Sen. Bernie Sanders promised to to ignite a movement that would shake up the Democratic establishment, and after handily winning the Nevada caucuses on Saturday, he’s delivered. Sanders ran away with a victory in Nevada, winning 46 percent of the vote. His closest competitor, Joe Biden, won just over 19 percent.
And the big scary liberal establishment is losing it. Exhibit A: MSNBC host Chris Matthews. In his caucus commentary on Saturday night, he mentioned that he’d been reading about the fall of France during World War II, and then made this ill-advised analogy to Sanders’ victory: “The general, Renault, calls up Churchill and says, ‘It’s over.’ And Churchill says, ‘How can it be? You’ve got that greatest army in Europe.’ And he says, ‘It’s over.'” That ham-fisted anecdote drew instant criticism from those who thought Matthews was comparing Sanders to Hitler, including Mike Casca, the campaign’s communications director.
never thought part of my job would be pleading with a national news network to stop likening the campaign of a jewish presidential candidate whose family was wiped out by the nazis to the third reich.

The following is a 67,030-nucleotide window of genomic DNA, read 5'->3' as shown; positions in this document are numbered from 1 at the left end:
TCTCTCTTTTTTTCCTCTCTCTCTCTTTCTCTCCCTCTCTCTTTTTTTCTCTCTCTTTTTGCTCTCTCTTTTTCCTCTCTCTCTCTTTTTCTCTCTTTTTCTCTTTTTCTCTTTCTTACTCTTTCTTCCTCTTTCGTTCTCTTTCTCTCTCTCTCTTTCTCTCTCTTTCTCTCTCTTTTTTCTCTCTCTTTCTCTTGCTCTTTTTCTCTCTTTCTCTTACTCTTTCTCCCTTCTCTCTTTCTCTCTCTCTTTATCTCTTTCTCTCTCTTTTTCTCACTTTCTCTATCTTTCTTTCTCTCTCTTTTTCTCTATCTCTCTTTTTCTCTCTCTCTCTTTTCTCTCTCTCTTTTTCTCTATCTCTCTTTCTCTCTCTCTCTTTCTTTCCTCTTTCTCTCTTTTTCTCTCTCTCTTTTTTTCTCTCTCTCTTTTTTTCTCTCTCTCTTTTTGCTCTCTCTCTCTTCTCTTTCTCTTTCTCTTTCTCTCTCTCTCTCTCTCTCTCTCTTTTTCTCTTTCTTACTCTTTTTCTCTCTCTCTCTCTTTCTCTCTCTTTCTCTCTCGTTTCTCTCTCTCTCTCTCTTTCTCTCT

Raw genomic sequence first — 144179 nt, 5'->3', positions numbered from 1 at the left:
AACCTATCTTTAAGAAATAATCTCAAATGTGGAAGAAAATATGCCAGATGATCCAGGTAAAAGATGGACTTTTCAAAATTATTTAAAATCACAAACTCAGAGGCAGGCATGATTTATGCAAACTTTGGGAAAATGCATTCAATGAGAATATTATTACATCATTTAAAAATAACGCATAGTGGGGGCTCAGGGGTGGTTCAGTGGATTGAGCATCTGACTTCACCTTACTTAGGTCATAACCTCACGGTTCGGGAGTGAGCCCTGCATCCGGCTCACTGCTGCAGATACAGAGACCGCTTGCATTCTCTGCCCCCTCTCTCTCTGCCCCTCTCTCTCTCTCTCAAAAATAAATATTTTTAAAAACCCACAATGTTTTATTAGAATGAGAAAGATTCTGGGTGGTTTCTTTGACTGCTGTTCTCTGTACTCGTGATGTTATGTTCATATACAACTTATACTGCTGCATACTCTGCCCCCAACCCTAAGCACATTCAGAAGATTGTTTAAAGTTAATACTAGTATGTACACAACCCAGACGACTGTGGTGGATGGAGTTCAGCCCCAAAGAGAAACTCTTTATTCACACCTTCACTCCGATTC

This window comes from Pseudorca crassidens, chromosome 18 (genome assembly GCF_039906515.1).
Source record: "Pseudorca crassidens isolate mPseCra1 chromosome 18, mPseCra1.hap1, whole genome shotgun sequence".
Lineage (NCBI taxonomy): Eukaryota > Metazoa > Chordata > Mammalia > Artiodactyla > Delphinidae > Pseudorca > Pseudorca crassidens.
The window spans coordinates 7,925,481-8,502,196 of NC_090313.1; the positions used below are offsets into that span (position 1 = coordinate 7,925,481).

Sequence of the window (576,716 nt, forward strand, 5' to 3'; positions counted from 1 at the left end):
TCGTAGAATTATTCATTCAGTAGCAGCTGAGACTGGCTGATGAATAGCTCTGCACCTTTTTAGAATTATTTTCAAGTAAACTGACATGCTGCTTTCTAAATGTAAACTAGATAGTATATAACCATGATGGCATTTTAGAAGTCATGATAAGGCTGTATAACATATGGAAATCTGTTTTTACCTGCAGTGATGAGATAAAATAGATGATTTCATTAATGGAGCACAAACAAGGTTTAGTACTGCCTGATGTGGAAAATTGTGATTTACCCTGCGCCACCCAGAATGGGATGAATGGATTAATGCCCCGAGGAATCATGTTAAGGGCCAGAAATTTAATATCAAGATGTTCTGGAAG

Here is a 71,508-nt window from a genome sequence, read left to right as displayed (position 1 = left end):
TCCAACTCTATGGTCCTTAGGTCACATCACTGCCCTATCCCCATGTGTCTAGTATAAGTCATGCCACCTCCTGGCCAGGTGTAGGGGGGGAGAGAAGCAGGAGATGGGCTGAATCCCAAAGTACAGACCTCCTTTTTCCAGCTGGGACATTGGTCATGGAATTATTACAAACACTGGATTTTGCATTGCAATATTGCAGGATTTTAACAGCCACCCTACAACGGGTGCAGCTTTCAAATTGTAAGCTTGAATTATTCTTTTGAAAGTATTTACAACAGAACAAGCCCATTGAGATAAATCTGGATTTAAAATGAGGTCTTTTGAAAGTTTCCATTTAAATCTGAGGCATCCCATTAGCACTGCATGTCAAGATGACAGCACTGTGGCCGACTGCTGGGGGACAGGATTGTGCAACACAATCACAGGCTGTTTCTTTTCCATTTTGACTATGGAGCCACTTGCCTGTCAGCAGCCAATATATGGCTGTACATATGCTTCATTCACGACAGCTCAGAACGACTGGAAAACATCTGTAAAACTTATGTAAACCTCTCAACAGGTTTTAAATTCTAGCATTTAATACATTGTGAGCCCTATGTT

but here we are. https://t.co/2G1bqZ6bkI
— mike casca (@cascamike) February 22, 2020
“the fall of France in the summer of 1940. …it’s over.” Mathews comparing victory of Sanders, who’s fathers’ family was wiped out in the holocaust, to the Nazi occupation of France. https://t.co/OvLrNJRTvc
— Arash Karami (@thekarami) February 22, 2020
The hashtag #msnbcmeltdown started trending on Twitter on Sunday morning and there have been calls for Matthews’ resignation.
The flip side of the establishment hand-wringing that Matthews was channeling is that Sanders’ victory in Nevada was a monumental moment for progressives. The state’s caucus was a test unlike any other so far in the Democratic primary, writes Mother Jones’ Tim Murphy, and it has cemented Sanders as the frontrunner:
But while Sanders’ opponents may agree that he won’t make the best nominee, none can agree on how to actually stop him. In the meantime, Sanders has built a political movement that might make any kind of maneuvering aimed at denying him the nomination irrelevant, and one that by its very existence neutralizes one of the most compelling arguments his opponents once had.
Unlike Iowa and New Hampshire, the Silver State isn’t a racially homogenous white voting bloc. And Sanders has built a racially and ethnically diverse coalition of young people whose influence will be further tested as Super Tuesday nears. If Sanders sweeps those primaries in 10 days, get ready for an even bigger freakout.